The story also quotes three other women who say Moore approached them when he was in his 30s and they were teenagers, but that no sexual contact occurred — outside of kissing in some of those cases.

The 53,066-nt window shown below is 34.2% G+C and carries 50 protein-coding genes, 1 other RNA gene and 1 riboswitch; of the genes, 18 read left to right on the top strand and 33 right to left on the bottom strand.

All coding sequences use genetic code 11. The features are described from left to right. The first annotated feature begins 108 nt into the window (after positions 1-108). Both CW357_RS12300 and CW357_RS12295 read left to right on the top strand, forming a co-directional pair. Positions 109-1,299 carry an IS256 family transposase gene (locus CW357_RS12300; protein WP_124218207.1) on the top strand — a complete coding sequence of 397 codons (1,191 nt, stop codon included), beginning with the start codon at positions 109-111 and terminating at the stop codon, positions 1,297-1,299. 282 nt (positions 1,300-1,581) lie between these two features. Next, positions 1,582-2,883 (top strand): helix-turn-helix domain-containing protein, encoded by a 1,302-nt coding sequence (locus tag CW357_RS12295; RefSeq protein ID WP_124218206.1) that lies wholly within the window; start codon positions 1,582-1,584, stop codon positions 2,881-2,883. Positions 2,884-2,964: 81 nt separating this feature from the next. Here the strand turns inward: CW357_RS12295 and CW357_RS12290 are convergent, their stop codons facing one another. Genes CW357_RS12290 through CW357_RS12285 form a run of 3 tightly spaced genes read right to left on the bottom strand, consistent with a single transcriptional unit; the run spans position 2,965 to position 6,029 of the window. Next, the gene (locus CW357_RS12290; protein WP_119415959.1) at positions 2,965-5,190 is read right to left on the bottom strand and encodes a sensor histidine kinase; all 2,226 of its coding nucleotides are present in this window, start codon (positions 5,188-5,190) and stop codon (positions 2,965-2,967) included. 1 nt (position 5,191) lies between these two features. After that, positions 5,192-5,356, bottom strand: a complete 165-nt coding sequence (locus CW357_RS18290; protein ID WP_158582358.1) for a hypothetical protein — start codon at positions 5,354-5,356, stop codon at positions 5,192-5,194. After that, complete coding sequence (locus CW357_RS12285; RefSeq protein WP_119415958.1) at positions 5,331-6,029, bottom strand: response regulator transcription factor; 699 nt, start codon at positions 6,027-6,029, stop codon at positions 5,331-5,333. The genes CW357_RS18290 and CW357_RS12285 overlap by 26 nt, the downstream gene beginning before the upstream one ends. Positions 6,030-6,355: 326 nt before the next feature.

Senate Minority Leader Charles SchumerCharles (Chuck) Ellis SchumerTrump, GOP regain edge in Kavanaugh battle READ: President Trump’s exclusive interview with Hill.TV The Hill's 12:30 Report — Trump slams Sessions in exclusive Hill.TV interview | Kavanaugh accuser wants FBI investigation MORE (D-N.Y.), as well as Sens. Dianne FeinsteinDianne Emiel FeinsteinGOP, Kavanaugh accuser struggle to reach deal GOP Senate candidate: Allegations against Kavanaugh 'absurd' Grassley panel scraps Kavanaugh hearing, warns committee will vote without deal MORE (D-Calif.), Thad CochranWilliam (Thad) Thad CochranGOP Senate candidate to African Americans: Stop begging for 'government scraps' Trump endorses Hyde-Smith in Mississippi Senate race GOP Senate candidate doubles down on Robert E. Lee despite Twitter poll MORE (R-Miss.), Dick DurbinRichard (Dick) Joseph DurbinGrassley to administration: You must consult Congress on refugee cap Overnight Health Care: Senators target surprise medical bills | Group looks to allow Medicaid funds for substance abuse programs | FDA launches anti-vaping campaign for teens Bipartisan group wants to lift Medicaid restriction on substance abuse treatment MORE (D-Ill.), Lamar AlexanderAndrew (Lamar) Lamar AlexanderOvernight Health Care: Senators target surprise medical bills | Group looks to allow Medicaid funds for substance abuse programs | FDA launches anti-vaping campaign for teens The Hill's Morning Report — Sponsored by United Against Nuclear Iran — Kavanaugh confirmation in sudden turmoil Cruz gets help from Senate GOP in face of serious challenge from O’Rourke MORE (R-Tenn.), Tom UdallThomas (Tom) Stewart UdallSenate Democrats increase pressure for FBI investigation of Kavanaugh Trump administration weakens methane pollution standards for drilling on public lands Senate Dems want DOJ review of Giuliani's work for foreign entities MORE (D-N.M.), Pat RobertsCharles (Pat) Patrick RobertsPat Robertson asks followers to help cast 'shield of protection' ahead of hurricane Cruz gets help from Senate GOP in face of serious challenge from O’Rourke The farm bill gives Congress a chance to act on the Pet and Women Safety (PAWS) Act MORE (R-Kan.), Mark WarnerMark Robert WarnerRussia docs order sets Trump on collision with intel community Hillicon Valley: North Korean IT firm hit with sanctions | Zuckerberg says Facebook better prepared for midterms | Big win for privacy advocates in Europe | Bezos launches B fund to help children, homeless Bipartisan trio asks US intelligence to investigate ‘deepfakes’ MORE (D-Va.), Roy BluntRoy Dean BluntMurkowski echoes calls for Kavanaugh, accuser to testify Kavanaugh, accuser to testify publicly on Monday Kavanaugh furor intensifies as calls for new testimony grow MORE (R-Mo.), Patrick LeahyPatrick Joseph LeahyDem senator praises Ford opening the door to testifying Ford opens door to testifying next week Senate Democrats increase pressure for FBI investigation of Kavanaugh MORE (D-Vt.), Ted CruzRafael (Ted) Edward CruzFive takeaways from Cruz, O'Rourke's fiery first debate NY Times, McCabe give Trump perfect cover to fire Rosenstein, Sessions Live coverage: Cruz, O'Rourke clash in Texas debate MORE (R-Texas), Angus KingAngus Stanley KingRestoring our national parks would be a bipartisan win for Congress Restore our parks Renaming Senate office building after McCain sparks GOP backlash MORE (I-Maine), Roger WickerRoger Frederick WickerGoogle says it continues to allow apps to access Gmail user data Trump cancels Mississippi rally due to hurricane Cruz gets help from Senate GOP in face of serious challenge from O’Rourke MORE (R-Miss.) and Deb FischerDebra (Deb) Strobel FischerEPA signs off on rule exempting farmers from reporting emissions GOP senators introduce resolution endorsing ICE The real reason Scott Pruitt is gone: Putting a key voting bloc at risk MORE (R-Neb.), are co-sponsoring the resolution.